Iowa Writes

JEAN SNODGRESS-WIEDENHEFT
From "The Way of the Frog"


It is a warm, wet September night. The rain has been misting for hours. Each droplet that lands near me sends gently expanding ripples against my skin as it merges with the water in the wetland. A single bullfrog is calling from the south, but it is not the noisy ones I need to watch out for. The two with territories on either side of me are silent. Breeding season is over.

Restless myself, I head north. The first bound takes me through bulrushes and cattails. The cord grass that brushes my skin is wet and coarse but it does not slow me. The stiff stalks of goldenrod are harder, my toes plant unevenly several times, but I have made this journey before and just up the hill there is better ground, soft swells of loamy soil covered with prairie grasses that compress under my body weight. The only thing left to traverse is the rough band of bitumen and rock, nothing the keratin on my foot pads can't handle. It will take only four leaps to clear, perhaps three if I take off from the right spot.

Driving, I swerve or stop for anything, not just the deer for their obvious damage potential, and the skunks for the potency of their musk, but the others: wooly bear caterpillars as they scramble steadily along; American toads as they laboriously walk one step at a time; turkey buzzards picking at previous road kill; possums, despite their short life expectancy and tendency to scurry erratically for no reason at all.

It is a warm, wet September night. The rain has been misting for hours. Each droplet that lands near me sends gently expanding ripples against my skin as it merges with the water in the wetland. A single bullfrog is calling from the south, but it is not the noisy ones I need to watch out for. The two with territories on either side of me are silent. Breeding season is over.

Restless myself, I head north. The first bound takes me through bulrushes and cattails. The cord grass that brushes my skin is wet and coarse but it does not slow me. The stiff stalks of goldenrod are harder, my toes plant unevenly several times, but I have made this journey before and just up the hill there is better ground, soft swells of loamy soil covered with prairie grasses that compress under my body weight. The only thing left to traverse is the rough band of bitumen and rock, nothing the keratin on my foot pads can't handle. It will take only four leaps to clear, perhaps three if I take off from the right spot.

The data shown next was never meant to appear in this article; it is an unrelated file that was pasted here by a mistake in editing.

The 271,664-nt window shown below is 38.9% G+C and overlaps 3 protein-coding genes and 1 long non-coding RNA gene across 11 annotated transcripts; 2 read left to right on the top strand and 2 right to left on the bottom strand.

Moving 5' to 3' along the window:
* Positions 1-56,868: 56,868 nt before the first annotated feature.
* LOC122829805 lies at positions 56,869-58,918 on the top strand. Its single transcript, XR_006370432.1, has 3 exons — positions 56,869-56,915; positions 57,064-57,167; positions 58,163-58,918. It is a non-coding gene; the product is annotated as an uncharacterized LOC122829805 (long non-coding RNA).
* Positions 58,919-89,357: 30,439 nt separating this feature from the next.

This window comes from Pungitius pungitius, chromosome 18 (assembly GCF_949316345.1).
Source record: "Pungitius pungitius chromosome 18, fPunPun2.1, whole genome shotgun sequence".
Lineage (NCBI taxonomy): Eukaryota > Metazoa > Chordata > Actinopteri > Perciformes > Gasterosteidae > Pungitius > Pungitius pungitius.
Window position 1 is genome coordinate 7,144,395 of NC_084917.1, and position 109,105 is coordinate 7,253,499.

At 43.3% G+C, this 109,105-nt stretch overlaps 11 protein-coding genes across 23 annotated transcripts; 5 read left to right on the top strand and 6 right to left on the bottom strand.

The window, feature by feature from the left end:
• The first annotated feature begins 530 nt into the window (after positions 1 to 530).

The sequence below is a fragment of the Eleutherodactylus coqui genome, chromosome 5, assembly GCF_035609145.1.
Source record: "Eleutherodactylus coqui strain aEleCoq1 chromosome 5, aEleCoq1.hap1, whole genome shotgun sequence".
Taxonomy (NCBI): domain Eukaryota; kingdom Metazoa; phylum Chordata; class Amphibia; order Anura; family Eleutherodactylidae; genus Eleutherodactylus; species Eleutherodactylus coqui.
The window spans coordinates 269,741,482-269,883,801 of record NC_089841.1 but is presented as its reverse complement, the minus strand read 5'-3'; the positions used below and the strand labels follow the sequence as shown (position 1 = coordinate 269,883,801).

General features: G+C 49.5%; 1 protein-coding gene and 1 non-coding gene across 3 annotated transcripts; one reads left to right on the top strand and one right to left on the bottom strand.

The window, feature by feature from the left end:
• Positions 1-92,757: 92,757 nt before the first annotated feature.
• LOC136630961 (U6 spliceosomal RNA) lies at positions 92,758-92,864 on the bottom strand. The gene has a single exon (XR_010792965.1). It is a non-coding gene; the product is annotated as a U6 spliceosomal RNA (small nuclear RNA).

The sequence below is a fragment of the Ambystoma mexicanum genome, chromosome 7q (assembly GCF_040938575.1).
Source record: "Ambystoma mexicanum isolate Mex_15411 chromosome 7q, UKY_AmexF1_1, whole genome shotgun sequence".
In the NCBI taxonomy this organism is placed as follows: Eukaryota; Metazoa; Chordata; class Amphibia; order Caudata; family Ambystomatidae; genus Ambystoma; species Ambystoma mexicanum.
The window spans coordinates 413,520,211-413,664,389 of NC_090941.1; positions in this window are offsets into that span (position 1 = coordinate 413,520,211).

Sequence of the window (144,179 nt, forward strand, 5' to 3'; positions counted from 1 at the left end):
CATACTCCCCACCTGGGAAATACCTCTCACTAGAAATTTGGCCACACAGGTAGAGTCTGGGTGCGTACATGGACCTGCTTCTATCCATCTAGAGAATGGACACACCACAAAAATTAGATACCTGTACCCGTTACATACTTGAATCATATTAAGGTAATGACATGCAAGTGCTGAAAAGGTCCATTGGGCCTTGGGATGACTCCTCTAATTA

Driving, I swerve or stop for anything, not just the deer for their obvious damage potential, and the skunks for the potency of their musk, but the others: wooly bear caterpillars as they scramble steadily along; American toads as they laboriously walk one step at a time; turkey buzzards picking at previous road kill; possums, despite their short life expectancy and tendency to scurry erratically for no reason at all.

But the northern leopard frog that arced across my headlight before encountering the front bumper of my '93 Toyota Corolla didn't stand a chance. Until then he had been a survivor. Many of the 3,000–6,5000 egg clutch laid by his mother early that April had succumbed to predators in the tadpole stage: grass pickerel, great blue herons, snapping turtles and bullfrogs. Of those that made it to adulthood, some already had become part of the food chain due to other predators: snakes, domestic cats, raccoons and bullfrogs.

When the leopard frog collided with my car, it went from being a thriving, integral part of the Lynch Wetland ecosystem, in southern Linn County, to joining a disturbing, ever expanding but little known statistic: frogs are dying, faster than can be explained, prevented or understood in many cases. Dozens of species have disappeared in recent years and scientists are predicting many more frogs will go the way of the dodo in the next 50 years.

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About Iowa Writes

Since 2006, Iowa Writes has featured the work of Iowa-identified writers (whether they have Iowa roots or live here now) and work published by Iowa journals and publishers on The Daily Palette. Iowa Writes features poetry, fiction, or nonfiction twice a week on the Palette.

In November of 2008, the United Nations Educational, Scientific and Cultural Organization (UNESCO) designated Iowa City, Iowa, the world's third City of Literature, making the community part of the UNESCO Creative Cities Network.

Iowa City has joined Edinburgh, Scotland and Melbourne, Australia as UNESCO Cities of Literature.

Find out more about submitting by contacting iowa-writes@uiowa.edu


JEAN SNODGRESS-WIEDENHEFT

Jean Snodgress-Wiedenheft is the land steward at the Indian Creek Nature Center in Cedar Rapids.

"The Way of the Frog" appears in issue #13 of The Wapsipinicon Almanac. Since 1988 the almanac has been edited by Tim Fay and published at his Route 3 Press in rural Anamosa/Monticello. Each issue features a mix of fiction, reviews, essays, poetry, art and homey information, packaged in the format of a folksy, old-time almanac. Issue #14 is now on sale.

The Wapsipinicon Almanac

This page was first displayed
on January 13, 2008

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